Early this morning before sunrise, SpaceX transported Booster 7 to their orbital
launch facility, at least temporarily being placed where we get a unique view
of the facility. The booster was in place by 7:40AM CDT as the sun was
leaving the frame on the Nerdle Cam. (This screen capture is clearly much later)
That's Booster 4 on the left (with an apparently damaged grid fin or fin rotating mechanism) and B7 in line (visually) with SN20 in the middle of the frame.
The first order of tests is going to be an attempt to torture the booster with the type of loads that it's going to see in use and verify it survives and can work. The emphasis here is a massive mechanical device affectionately known as the ‘can crusher.’ Made up of two large steel structures, that structural test stand’s primary purpose is, to some degree, to attempt to crush Starship test tanks and Super Heavy prototypes. The bottom half of the can crusher was transported to the pad area a week ago Wednesday, March 23.
The Can Crusher bottom on the way to the orbital launch pad area. Photo by BocaChicaGal for NASASpaceflight.com
The major reason for the switch from B4 to B7 is that the Raptor V1.5 engines on B4 have been obsoleted, and the new Raptor V2 engines require a rebuild of the bottom third of the booster. B7 is the first booster designed to use the new engines – and will carry 33 of them, instead of the 29 older Raptors B4 accommodated.
On top of major design simplifications that should slash the cost of manufacturing, Raptor V2’s maximum thrust was boosted from about 185 tons to 230+ tons (~410,000-510,000 lbf). Combined with more engines, Super Heavy Booster 7 could theoretically produce around 7600 tons (~16.7M lbf) of thrust at liftoff, while Booster 4 – which never fired even one of its 29 Raptor V1.5 engines – could have produced about 5400 tons (~11.9M lbf). That 40% increase in max thrust likely necessitated a similarly strengthened thrust section, involving a large number of mostly invisible design changes.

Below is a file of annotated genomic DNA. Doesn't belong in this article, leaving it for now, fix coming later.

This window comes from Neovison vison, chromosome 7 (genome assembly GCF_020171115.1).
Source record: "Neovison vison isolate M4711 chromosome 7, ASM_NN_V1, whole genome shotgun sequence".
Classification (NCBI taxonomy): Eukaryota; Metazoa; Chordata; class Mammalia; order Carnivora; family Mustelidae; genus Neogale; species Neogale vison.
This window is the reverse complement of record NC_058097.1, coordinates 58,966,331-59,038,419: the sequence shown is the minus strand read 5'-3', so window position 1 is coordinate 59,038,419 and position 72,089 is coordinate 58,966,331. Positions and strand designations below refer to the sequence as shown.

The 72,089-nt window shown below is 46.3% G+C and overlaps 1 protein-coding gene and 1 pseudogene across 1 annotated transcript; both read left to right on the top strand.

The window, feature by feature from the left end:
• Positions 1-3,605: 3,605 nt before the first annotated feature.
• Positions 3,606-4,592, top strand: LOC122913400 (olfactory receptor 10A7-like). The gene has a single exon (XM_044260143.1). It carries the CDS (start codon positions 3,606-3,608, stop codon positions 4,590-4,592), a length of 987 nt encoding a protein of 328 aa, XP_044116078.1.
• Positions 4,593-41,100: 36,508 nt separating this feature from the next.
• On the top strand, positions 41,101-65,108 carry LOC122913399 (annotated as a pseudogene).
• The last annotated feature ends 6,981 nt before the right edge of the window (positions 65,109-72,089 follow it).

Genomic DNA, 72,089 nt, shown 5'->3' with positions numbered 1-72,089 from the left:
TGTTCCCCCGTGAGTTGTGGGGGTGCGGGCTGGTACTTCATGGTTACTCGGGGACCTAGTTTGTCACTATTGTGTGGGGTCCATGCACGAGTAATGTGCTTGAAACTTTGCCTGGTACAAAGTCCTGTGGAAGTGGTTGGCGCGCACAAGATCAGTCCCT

Those changes now need to be qualified and it appears that SpaceX may use B7 – an entire Super Heavy booster that could one day fly – to verify their performance instead of a cheaper, more disposable test tank. The first part of that testing will likely involve simulating the thrust of at least 13 of Booster 7’s engines. The test stand’s ‘cap’ could also be installed on top of Booster 7 once it arrives at the pad, possibly allowing SpaceX to simulate both the thrust of all 33 engines and the stress caused by acceleration during launch, reentry, and landing. Finally, SpaceX has begun installing a custom fixture and plumbing that will allow all of that structural testing to occur while Super Heavy is loaded with liquid nitrogen (LN2) or oxygen (LOx), adding another layer of stress.
Starship Super Heavy will have ~16.7 Million pounds of thrust?
More than twice that of the Apollo Saturn V's 7.5 million lb.s? I want to see that.
There are road closures scheduled for tomorrow with secondary days of Monday
and Tuesday. I don't know the status of Ship 24 which has been rumored to be paired with B7, even perhaps for the first orbital flight, but S24 will be using Raptor V2 engines as well and needs to begin testing, too. We don't know if they intend to move other things or start
testing B7, but these are becoming interesting times at Boca Chica again.